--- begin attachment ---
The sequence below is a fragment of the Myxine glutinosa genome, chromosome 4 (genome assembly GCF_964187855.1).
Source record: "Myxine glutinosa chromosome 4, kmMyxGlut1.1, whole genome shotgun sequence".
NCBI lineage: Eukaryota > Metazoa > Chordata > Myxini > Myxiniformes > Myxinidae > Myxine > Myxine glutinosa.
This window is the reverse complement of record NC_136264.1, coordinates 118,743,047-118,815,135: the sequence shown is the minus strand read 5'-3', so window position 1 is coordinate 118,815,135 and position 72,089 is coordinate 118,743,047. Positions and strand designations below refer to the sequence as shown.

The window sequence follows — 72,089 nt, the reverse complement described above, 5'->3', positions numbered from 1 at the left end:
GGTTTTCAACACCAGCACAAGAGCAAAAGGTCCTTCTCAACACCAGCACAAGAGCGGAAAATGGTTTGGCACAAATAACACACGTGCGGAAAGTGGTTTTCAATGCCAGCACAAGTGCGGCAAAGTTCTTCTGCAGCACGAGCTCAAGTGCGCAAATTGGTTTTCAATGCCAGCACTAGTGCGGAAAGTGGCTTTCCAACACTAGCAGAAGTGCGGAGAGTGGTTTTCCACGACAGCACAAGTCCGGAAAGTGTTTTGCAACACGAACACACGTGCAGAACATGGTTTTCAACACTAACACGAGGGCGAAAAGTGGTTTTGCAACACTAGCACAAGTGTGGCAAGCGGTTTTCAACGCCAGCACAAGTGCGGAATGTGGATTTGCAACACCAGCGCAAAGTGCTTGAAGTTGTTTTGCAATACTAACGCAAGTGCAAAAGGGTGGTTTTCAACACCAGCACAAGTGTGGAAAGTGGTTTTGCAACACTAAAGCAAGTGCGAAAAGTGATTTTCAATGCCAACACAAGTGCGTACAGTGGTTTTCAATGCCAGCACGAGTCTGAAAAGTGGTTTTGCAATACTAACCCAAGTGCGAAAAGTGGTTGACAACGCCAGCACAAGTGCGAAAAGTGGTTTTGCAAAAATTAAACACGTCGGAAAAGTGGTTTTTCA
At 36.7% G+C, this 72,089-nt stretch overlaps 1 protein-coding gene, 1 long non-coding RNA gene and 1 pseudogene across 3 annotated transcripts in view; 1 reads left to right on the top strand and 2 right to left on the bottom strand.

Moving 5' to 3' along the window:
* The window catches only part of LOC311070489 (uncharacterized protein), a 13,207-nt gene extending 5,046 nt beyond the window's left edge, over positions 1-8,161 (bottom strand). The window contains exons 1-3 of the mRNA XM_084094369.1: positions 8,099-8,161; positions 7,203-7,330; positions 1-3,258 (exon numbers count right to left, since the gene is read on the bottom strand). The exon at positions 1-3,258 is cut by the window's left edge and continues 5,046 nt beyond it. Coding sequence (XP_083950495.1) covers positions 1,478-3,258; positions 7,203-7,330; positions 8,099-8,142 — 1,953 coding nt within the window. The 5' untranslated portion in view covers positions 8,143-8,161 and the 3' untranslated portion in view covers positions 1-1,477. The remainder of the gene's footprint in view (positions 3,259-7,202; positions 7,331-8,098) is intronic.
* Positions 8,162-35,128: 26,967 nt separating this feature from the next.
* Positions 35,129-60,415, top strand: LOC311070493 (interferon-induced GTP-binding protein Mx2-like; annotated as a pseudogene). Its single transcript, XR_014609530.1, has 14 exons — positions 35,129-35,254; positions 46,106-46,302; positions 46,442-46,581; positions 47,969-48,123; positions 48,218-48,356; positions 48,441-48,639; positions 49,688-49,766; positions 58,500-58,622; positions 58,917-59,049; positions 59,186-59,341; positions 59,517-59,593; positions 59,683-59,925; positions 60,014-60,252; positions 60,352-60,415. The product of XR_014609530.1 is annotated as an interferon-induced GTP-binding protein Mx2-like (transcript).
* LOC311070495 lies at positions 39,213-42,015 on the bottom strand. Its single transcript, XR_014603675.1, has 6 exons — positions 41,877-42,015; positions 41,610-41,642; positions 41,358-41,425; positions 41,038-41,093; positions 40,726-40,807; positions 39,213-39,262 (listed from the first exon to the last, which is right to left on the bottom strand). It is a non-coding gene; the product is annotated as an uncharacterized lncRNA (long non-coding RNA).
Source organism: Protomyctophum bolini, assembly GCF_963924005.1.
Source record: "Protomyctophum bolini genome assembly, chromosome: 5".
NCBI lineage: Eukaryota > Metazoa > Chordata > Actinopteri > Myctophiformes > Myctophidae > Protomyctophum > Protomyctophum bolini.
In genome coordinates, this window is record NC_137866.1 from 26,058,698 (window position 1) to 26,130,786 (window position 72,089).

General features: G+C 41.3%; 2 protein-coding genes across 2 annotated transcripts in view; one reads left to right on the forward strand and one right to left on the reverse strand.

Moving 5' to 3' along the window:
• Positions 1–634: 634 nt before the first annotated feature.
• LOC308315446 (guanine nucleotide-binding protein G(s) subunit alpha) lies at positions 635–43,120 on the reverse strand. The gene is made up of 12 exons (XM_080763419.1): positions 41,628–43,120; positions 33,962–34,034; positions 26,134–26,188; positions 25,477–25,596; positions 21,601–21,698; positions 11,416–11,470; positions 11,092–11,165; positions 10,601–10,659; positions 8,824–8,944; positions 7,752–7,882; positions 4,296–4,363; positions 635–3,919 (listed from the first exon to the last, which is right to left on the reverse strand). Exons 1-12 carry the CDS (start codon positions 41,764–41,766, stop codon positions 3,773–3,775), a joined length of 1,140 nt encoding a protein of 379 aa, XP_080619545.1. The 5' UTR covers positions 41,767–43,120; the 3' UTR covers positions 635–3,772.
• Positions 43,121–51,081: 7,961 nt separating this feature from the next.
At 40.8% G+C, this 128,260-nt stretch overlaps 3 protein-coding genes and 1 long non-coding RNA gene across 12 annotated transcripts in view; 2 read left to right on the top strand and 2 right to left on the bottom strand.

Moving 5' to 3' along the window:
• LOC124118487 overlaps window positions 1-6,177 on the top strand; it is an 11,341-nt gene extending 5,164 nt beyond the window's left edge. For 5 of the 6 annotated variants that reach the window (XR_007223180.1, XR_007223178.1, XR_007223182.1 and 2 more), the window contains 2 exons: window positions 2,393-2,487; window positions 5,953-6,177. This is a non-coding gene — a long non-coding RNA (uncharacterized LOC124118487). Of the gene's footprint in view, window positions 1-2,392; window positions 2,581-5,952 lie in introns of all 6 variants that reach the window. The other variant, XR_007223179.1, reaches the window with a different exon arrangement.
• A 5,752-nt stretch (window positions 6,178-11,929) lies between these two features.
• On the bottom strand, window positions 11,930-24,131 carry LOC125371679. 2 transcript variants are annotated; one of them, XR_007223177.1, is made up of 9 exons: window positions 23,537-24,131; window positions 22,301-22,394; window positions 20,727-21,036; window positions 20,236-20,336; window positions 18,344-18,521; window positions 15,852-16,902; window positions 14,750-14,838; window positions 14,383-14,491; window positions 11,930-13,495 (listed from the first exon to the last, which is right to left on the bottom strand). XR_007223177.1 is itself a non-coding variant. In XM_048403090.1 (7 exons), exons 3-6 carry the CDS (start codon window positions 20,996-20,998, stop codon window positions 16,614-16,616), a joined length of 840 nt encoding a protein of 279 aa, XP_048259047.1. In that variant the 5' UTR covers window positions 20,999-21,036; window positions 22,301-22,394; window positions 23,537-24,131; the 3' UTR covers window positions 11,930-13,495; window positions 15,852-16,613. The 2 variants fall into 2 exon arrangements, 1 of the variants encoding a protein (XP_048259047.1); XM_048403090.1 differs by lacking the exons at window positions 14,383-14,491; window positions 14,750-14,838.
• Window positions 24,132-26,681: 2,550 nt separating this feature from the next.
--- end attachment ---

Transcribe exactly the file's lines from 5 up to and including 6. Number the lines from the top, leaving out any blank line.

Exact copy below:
The window sequence follows — 72,089 nt, the reverse complement described above, 5'->3', positions numbered from 1 at the left end:
GGTTTTCAACACCAGCACAAGAGCAAAAGGTCCTTCTCAACACCAGCACAAGAGCGGAAAATGGTTTGGCACAAATAACACACGTGCGGAAAGTGGTTTTCAATGCCAGCACAAGTGCGGCAAAGTTCTTCTGCAGCACGAGCTCAAGTGCGCAAATTGGTTTTCAATGCCAGCACTAGTGCGGAAAGTGGCTTTCCAACACTAGCAGAAGTGCGGAGAGTGGTTTTCCACGACAGCACAAGTCCGGAAAGTGTTTTGCAACACGAACACACGTGCAGAACATGGTTTTCAACACTAACACGAGGGCGAAAAGTGGTTTTGCAACACTAGCACAAGTGTGGCAAGCGGTTTTCAACGCCAGCACAAGTGCGGAATGTGGATTTGCAACACCAGCGCAAAGTGCTTGAAGTTGTTTTGCAATACTAACGCAAGTGCAAAAGGGTGGTTTTCAACACCAGCACAAGTGTGGAAAGTGGTTTTGCAACACTAAAGCAAGTGCGAAAAGTGATTTTCAATGCCAACACAAGTGCGTACAGTGGTTTTCAATGCCAGCACGAGTCTGAAAAGTGGTTTTGCAATACTAACCCAAGTGCGAAAAGTGGTTGACAACGCCAGCACAAGTGCGAAAAGTGGTTTTGCAAAAATTAAACACGTCGGAAAAGTGGTTTTTCA